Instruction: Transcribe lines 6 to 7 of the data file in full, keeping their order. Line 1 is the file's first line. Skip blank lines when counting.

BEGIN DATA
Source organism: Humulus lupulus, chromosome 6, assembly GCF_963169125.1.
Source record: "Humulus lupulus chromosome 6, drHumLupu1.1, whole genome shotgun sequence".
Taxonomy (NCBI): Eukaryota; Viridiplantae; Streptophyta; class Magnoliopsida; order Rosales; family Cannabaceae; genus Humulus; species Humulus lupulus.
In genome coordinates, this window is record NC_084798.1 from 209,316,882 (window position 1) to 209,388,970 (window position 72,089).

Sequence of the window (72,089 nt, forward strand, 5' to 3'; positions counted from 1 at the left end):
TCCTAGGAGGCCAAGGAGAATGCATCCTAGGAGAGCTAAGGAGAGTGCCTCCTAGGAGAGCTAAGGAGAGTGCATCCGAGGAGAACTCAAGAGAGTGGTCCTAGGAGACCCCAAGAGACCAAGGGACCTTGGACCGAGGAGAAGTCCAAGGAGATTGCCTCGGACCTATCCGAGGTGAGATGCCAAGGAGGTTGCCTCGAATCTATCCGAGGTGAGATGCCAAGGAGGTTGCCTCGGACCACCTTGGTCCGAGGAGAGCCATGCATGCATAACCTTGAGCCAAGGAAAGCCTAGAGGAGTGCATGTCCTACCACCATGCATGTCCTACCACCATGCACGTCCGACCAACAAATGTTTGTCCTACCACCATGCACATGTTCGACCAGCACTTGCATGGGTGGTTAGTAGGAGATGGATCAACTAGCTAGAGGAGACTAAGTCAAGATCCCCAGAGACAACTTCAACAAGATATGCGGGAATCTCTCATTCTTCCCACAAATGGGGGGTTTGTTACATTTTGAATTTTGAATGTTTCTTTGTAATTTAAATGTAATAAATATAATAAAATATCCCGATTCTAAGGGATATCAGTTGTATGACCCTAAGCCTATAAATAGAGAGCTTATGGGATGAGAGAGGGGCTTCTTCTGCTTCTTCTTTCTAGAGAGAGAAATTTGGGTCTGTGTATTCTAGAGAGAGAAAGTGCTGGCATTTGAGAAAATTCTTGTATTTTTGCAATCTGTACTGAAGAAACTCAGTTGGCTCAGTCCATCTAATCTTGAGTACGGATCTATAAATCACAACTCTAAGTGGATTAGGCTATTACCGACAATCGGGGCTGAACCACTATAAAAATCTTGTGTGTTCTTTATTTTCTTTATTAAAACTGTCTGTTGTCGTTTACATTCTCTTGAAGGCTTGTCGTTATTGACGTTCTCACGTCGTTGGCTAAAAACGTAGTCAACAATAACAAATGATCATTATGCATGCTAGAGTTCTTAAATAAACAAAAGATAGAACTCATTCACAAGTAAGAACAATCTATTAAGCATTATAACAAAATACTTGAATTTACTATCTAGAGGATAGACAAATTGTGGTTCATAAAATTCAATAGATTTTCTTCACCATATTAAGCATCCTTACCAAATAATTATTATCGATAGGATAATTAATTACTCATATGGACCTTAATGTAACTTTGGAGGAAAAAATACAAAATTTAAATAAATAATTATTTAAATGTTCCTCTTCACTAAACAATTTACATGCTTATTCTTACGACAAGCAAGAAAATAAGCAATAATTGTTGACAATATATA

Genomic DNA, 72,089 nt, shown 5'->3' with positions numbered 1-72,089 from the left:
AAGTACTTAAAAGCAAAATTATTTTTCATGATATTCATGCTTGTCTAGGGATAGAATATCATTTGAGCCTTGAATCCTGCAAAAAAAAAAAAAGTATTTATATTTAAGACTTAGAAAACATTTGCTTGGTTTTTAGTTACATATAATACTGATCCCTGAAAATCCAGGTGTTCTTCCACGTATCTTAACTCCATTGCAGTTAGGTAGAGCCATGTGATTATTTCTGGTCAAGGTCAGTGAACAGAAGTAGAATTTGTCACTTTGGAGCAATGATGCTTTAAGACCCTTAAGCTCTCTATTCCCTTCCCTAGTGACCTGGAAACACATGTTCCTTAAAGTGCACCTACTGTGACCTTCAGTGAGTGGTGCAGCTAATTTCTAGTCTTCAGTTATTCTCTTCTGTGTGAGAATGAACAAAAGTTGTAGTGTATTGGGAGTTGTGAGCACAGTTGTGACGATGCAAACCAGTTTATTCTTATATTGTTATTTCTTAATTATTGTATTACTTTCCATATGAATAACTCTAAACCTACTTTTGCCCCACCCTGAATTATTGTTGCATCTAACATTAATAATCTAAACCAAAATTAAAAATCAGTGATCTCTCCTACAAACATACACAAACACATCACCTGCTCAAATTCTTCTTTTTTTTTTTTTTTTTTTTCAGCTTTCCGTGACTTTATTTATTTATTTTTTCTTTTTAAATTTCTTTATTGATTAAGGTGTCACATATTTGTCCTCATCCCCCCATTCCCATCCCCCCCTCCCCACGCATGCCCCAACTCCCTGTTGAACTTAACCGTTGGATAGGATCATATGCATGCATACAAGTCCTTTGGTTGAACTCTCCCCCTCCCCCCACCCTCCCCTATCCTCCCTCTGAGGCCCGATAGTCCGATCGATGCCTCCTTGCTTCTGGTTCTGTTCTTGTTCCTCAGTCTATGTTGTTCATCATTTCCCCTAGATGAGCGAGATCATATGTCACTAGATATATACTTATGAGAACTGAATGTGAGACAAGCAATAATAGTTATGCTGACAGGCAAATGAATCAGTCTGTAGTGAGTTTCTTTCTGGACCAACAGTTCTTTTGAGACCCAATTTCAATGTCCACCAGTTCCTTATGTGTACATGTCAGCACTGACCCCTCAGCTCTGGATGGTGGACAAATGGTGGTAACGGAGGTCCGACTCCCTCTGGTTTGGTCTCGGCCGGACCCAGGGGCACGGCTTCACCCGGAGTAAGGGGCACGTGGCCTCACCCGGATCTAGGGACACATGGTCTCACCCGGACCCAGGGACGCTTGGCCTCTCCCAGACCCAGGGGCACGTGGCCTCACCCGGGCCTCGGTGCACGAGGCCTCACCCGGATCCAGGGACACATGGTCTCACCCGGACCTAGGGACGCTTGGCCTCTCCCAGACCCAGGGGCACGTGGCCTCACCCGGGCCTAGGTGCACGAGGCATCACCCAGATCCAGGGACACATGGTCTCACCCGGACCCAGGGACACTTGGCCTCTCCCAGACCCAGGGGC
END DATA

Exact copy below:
TCCTAGGAGGCCAAGGAGAATGCATCCTAGGAGAGCTAAGGAGAGTGCCTCCTAGGAGAGCTAAGGAGAGTGCATCCGAGGAGAACTCAAGAGAGTGGTCCTAGGAGACCCCAAGAGACCAAGGGACCTTGGACCGAGGAGAAGTCCAAGGAGATTGCCTCGGACCTATCCGAGGTGAGATGCCAAGGAGGTTGCCTCGAATCTATCCGAGGTGAGATGCCAAGGAGGTTGCCTCGGACCACCTTGGTCCGAGGAGAGCCATGCATGCATAACCTTGAGCCAAGGAAAGCCTAGAGGAGTGCATGTCCTACCACCATGCATGTCCTACCACCATGCACGTCCGACCAACAAATGTTTGTCCTACCACCATGCACATGTTCGACCAGCACTTGCATGGGTGGTTAGTAGGAGATGGATCAACTAGCTAGAGGAGACTAAGTCAAGATCCCCAGAGACAACTTCAACAAGATATGCGGGAATCTCTCATTCTTCCCACAAATGGGGGGTTTGTTACATTTTGAATTTTGAATGTTTCTTTGTAATTTAAATGTAATAAATATAATAAAATATCCCGATTCTAAGGGATATCAGTTGTATGACCCTAAGCCTATAAATAGAGAGCTTATGGGATGAGAGAGGGGCTTCTTCTGCTTCTTCTTTCTAGAGAGAGAAATTTGGGTCTGTGTATTCTAGAGAGAGAAAGTGCTGGCATTTGAGAAAATTCTTGTATTTTTGCAATCTGTACTGAAGAAACTCAGTTGGCTCAGTCCATCTAATCTTGAGTACGGATCTATAAATCACAACTCTAAGTGGATTAGGCTATTACCGACAATCGGGGCTGAACCACTATAAAAATCTTGTGTGTTCTTTATTTTCTTTATTAAAACTGTCTGTTGTCGTTTACATTCTCTTGAAGGCTTGTCGTTATTGACGTTCTCACGTCGTTGGCTAAAAACGTAGTCAACAATAACAAATGATCATTATGCATGCTAGAGTTCTTAAATAAACAAAAGATAGAACTCATTCACAAGTAAGAACAATCTATTAAGCATTATAACAAAATACTTGAATTTACTATCTAGAGGATAGACAAATTGTGGTTCATAAAATTCAATAGATTTTCTTCACCATATTAAGCATCCTTACCAAATAATTATTATCGATAGGATAATTAATTACTCATATGGACCTTAATGTAACTTTGGAGGAAAAAATACAAAATTTAAATAAATAATTATTTAAATGTTCCTCTTCACTAAACAATTTACATGCTTATTCTTACGACAAGCAAGAAAATAAGCAATAATTGTTGACAATATATA

Genomic DNA, 72,089 nt, shown 5'->3' with positions numbered 1-72,089 from the left: